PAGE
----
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Film / Under Western Stars

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Under Western Stars is a 1938 film directed by Joseph Kane, starring the archetypal singing cowboy, Roy Rogers.

Rogers plays...uh, Roy Rogers. As the film opens the nonspecific Western locale where Roy lives is suffering. Roy's home, already devastated by the Dust Bowl, has been further deprived of water by a rapacious water company that built a dam, which has dried up local streams. Desperate cattle ranchers have gone as far as raiding the dam and opening spill valves to return the water to their parched grasslands.

Roy decides to take more active measures by running for Congress against the incumbent representative, William P. Scully, a stooge of the water company. Roy wins, but still has to fight John D. Fairbanks, the owner of the water company. In this he is assisted by Fairbanks's pretty daughter Eleanor, who has feelings for him.

Under Western Stars was the first starring film role for Roy Rogers, who was already a big music star with his singing cowboy group Sons of the Pioneers. Rogers would eventually become known as the "King of the Cowboys", starring for decades in over a hundred films as well as stage and television.


  • As You Know: Another character helpfully reminds Roy that he is the "son of a congressman, fighting the water company."
  • Blasting It Out of Their Hands: We couldn't have the hero of a kid's cowboy movie actually kill a sheriff's deputy, after all.
  • B-Movie: One hour long, cheaply made and shot, typical of the wholesome family entertainment that would become Roy Rogers' trademark.
  • Corrupt Corporate Executive: Fairbanks, who has no scruples whatsoever about screwing the ranchers out of water and lying about it in the process.
  • Cowboy: Namely the Singing Cowboy variant, now a Dead Horse Trope. Roy Rogers got this part, his big break in movies, after established singing cowboy star Gene Autry went on strike against the studio.
  • Deadly Dust Storm: A very well timed dust storm forces the congressional party to take shelter in a rancher's cabin. This convinces Rep. Marlowe that Roy is right and Fairbanks is a liar.
  • Droste Image: Scully's comical effort to look like a cowboy ends with him on horseback, at his rally, posed right in front of a poster which shows him in identical dress in the same pose atop his horse.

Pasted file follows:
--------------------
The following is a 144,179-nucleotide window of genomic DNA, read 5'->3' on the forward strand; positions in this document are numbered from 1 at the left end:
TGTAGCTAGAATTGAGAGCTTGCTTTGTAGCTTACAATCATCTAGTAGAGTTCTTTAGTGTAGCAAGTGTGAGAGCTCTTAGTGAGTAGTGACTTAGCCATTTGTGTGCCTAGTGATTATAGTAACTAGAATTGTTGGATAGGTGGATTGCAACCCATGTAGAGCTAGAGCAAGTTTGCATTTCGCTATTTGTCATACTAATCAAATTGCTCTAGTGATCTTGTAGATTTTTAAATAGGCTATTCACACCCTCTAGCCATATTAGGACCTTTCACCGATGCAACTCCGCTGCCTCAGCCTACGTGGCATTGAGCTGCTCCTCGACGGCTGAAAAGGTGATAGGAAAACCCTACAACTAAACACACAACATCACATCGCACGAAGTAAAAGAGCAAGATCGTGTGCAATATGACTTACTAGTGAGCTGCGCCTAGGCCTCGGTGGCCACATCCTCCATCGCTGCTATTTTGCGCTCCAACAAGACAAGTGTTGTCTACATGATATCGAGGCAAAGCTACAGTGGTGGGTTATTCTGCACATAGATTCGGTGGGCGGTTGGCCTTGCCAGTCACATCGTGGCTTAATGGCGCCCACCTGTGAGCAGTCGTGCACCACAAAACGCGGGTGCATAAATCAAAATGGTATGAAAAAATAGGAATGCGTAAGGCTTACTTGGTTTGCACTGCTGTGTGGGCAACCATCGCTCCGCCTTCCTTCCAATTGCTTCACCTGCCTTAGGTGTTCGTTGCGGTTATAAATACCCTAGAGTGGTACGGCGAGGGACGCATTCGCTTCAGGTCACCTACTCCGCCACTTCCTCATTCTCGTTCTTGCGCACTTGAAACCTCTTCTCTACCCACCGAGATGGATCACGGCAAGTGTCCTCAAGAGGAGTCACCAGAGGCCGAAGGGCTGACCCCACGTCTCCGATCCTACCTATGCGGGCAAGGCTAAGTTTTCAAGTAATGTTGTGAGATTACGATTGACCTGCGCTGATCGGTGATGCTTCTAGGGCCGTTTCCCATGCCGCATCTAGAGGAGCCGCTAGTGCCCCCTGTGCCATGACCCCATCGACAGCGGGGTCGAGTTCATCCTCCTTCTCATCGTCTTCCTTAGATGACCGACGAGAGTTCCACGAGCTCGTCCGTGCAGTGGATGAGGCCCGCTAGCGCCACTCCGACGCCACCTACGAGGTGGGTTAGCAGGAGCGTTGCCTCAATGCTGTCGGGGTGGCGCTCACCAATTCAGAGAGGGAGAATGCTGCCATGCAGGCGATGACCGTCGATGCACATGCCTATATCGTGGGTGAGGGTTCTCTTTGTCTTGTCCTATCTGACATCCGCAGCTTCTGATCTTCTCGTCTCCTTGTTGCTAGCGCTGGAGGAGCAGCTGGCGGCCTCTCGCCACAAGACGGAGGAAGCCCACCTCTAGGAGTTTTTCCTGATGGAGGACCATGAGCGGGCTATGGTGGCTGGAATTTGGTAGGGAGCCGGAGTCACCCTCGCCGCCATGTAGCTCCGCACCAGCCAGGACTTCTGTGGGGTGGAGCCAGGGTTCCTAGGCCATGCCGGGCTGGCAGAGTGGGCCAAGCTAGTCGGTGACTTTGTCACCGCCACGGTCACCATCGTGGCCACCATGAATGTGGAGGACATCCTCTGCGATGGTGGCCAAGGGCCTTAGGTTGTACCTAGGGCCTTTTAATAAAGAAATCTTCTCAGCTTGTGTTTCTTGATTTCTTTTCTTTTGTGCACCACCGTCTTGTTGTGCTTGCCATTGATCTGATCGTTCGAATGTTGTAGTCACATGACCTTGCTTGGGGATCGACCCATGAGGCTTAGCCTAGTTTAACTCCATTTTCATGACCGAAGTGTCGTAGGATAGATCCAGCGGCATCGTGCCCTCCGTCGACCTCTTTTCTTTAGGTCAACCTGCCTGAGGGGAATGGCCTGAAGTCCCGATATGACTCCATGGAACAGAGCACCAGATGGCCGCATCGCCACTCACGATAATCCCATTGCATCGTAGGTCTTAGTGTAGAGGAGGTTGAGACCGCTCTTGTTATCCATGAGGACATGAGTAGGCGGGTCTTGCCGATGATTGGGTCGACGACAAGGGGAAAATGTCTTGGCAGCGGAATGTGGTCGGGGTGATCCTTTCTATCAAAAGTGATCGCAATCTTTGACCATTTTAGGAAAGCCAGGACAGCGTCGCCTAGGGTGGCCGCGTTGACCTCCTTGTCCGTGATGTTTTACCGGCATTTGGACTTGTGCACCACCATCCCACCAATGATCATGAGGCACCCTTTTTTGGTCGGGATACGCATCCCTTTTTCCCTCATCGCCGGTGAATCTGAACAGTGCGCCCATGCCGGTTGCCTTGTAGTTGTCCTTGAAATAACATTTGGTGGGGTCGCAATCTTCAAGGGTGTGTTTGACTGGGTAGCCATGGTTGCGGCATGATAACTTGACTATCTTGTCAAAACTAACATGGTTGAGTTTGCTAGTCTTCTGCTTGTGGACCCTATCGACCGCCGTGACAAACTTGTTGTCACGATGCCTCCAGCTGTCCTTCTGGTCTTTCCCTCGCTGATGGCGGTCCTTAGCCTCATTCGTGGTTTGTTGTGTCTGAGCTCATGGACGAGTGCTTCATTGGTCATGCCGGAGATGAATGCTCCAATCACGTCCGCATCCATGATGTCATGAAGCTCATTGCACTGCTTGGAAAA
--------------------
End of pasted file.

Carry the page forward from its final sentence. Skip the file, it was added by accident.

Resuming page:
• Early-Installment Weirdness:
    • Although the palomino Roy's riding is actually his iconic horse Trigger, Trigger wouldn't get named or credited until several more films later.
    • More notable is the absence of Roy's wife Dale Evans, his regular co-star in the movies and on TV, the person who wrote their Signature Song "Happy Trails". Rogers and Evans wouldn't get married until 1946, a few years after Rogers's first wife tragically died in childbirth.
  • Fat Best Friend: Roy's jolly friend Frog, who provides broad slapstick comic relief but is also capable of coming through in the clutch.
  • Gilligan Cut: Fairbanks decides Rep. Scully, a city slicker if there ever was one, has to look more authentically Western to compete with Roy. He decides Scully has to ride a horse. Rep. Scully protests, "I can't ride!" Cue Scully on horseback at his next campaign rally.
  • Government Procedural: A surprising amount of this singing cowboy involves Roy trying to get congressional support for his bill to turn management of the dam over to the federal government.
  • Meet Cute: Eleanor actually sees Roy for the first time at a campaign rally, but he meets her for the first time when she catches him practicing his showdown with Fairbanks—by delivering all his lines to his horse.
  • The Musical: Roy sings several songs.
  • New Old West: There are cattle ranchers, there are cowboys on horses, there are wooden saloons, there's a battle against greedy city slicker businessmen, but it's actually set in the present day of 1938.
  • Unwanted Rescue: Roy sees Eleanor on a galloping horse, simply assumes that it's a runaway horse, and charges up alongside her and snatches her off. An angry Eleanor promptly informs him that she was participating in a fox hunt and had full control of her horse. After Roy shamefacedly apologizes, she forgives him.
  • Scenery Gorn: Roy underlines his district's need for access to the water by showing terrifying Stock Footage of the Dust Bowl.
  • Spinning Paper: Used several times to narrate the drought in Roy's district, as well as the progress of his campaign.
  • Video Credits: At the start of the movie to introduce the cast, a common practice back in the 1930s.